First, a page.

We typically think of introverts as being more naturally anxious than extraverts. And there are studies supporting this notion. In my book, My True Type, I discuss Jerome Kagan’s research on temperamental differences among infants and children. Kagan found that some infants, which he referred to as “high reactives,” were inherently more sensitive and anxious in their responses to external stimuli. He also found that high reactives tended to exhibit more introverted characteristics over the course of their lives. Similarly, Elaine Aron, best known for her work on “highly sensitive persons” (HSPs), has suggested that approximately 70% of sensitive persons are introverted.
Despite this ostensible relationship between introversion and anxiety, there are plenty of anxious extraverts as well. We also know that anxiety levels can vary broadly among individuals of the same personality type.
In addition, not everyone perceives and responds to anxiety in the same way. Some find it paralyzing and debilitating. Others find it stimulating, perhaps seeing it as an energy booster or an invocation to creativity, as might be said of “facilitative anxiety.” In his work on flow states, for instance, Mihály Csíkszentmihályi has found that our preferred level of arousal is situated between boredom (i.e., hypo-arousal) and high anxiety (i.e., hyper-arousal).
Nor can we assume that anxious individuals are always aware of their anxiety. Being anxious is one thing, being aware of it is another. And awareness matters, as it can modulate anxiety in positive or negative ways. We might therefore conceive of anxiety in terms of two axes, one marking general levels of anxiety and the other indicating levels of anxiety awareness:
In this post, we will examine anxiety and self-awareness (including anxiety awareness) through the lens of personality, paying special attention to introvert-extravert differences. We will then consider the pros and cons of increased awareness with respect to managing anxiety.
Anxiety & Self-Awareness in Extraverts
One of the most anxious people I know is an ENTP. A veritable tornado of uncertainty and chaos (I’ve known ENFPs with a similar presentation), he is most certainly a case of undiagnosed “anxious attention-deficit disorder” (ADD Type 7). What I find most interesting, however, is despite his chronic anxiousness, he doesn’t really think of himself as an anxious person. Happy and sunny most of the time, he’s largely oblivious to and unfazed by his anxiety. To my knowledge, he’s never sought medical treatment, although he does self-medicate through regular alcohol consumption. Despite the fact that others not infrequently admonish him to focus and be a better listener, it never seems to stick.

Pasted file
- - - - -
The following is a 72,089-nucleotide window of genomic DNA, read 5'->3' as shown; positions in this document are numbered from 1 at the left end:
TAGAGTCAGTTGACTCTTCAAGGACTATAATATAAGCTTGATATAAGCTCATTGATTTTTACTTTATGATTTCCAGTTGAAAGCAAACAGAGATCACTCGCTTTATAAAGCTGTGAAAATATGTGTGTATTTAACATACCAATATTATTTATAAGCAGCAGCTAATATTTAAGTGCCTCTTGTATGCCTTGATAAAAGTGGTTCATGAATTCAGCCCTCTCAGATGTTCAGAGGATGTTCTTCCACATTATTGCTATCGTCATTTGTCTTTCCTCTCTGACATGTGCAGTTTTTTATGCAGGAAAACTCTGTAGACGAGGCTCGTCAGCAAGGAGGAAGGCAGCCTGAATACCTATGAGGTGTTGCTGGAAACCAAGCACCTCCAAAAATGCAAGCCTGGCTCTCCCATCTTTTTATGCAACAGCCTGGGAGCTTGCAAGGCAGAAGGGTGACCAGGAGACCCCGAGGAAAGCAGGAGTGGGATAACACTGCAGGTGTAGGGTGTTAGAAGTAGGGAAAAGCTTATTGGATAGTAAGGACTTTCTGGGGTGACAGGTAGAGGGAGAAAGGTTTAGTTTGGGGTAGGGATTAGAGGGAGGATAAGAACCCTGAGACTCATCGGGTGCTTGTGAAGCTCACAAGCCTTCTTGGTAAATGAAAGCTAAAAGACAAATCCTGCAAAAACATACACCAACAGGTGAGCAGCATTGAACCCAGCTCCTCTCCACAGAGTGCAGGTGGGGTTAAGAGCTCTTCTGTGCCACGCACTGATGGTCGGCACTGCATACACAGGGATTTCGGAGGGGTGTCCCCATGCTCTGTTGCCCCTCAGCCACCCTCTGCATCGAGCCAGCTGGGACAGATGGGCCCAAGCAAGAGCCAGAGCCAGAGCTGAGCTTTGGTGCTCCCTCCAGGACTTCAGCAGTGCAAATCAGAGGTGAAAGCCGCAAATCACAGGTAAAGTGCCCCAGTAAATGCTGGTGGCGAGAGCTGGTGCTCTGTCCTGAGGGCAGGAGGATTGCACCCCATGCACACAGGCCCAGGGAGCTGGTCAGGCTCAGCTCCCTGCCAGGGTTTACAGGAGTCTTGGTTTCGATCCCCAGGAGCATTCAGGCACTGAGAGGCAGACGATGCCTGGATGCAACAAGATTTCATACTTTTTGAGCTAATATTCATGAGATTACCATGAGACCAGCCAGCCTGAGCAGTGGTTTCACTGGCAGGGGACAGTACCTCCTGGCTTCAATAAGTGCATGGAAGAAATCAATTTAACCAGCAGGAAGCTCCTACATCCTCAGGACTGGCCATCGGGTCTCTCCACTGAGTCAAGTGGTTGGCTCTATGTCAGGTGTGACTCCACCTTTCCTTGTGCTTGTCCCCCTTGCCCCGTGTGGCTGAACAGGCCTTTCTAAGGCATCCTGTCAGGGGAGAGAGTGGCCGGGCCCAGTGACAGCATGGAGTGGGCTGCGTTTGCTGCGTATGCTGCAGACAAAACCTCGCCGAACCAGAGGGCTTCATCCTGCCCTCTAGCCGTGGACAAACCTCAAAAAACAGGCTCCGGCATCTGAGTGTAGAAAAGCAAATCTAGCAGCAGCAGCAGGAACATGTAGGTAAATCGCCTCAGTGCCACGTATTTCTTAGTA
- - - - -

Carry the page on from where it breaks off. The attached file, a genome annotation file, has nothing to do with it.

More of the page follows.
While my ENTP friend is admittedly an extreme example, he nonetheless illustrates how some extraverts experience and deal with anxiety. Namely, they may be relatively unaware of their anxiety, even when patently obvious to others. Even in cases where their functioning is somehow impaired, they may be inclined to downplay or ignore it. My ENTP friend rarely worries about himself per se. Rather, his worries are almost always centered on external matters. This comports with Jung’s view of the extravert—one whose attention is habitually directed outwardly. This outer focus makes it easy and natural for extraverts to overlook what’s happening within themselves.
So what are the dangers of ignoring or downplaying anxiety? Burnout is a big one. Extraverts may end up running themselves ragged—working and playing hard, not getting enough sleep, mistreating their bodies, etc.—without thinking twice about it. Thus, in order to slow an extravert down, the mind / body may be forced to resort to some form of physical pain or illness, which even the most extreme extraverts cannot ignore. Unfortunately, extraverts can be slow to make the connection between their lifestyle and their bodily symptoms. Intuitive (N) extraverts, in particular, can be quite disconnected from their physicality, perhaps feeling like their body “has a mind of its own.”
That said, we know that some extraverts are more self-aware than others, including being better attuned to their anxiety and its precursors. This gives them a leg up when it comes to effectively understanding and managing it.
Anxiety & Self-Awareness in Introverts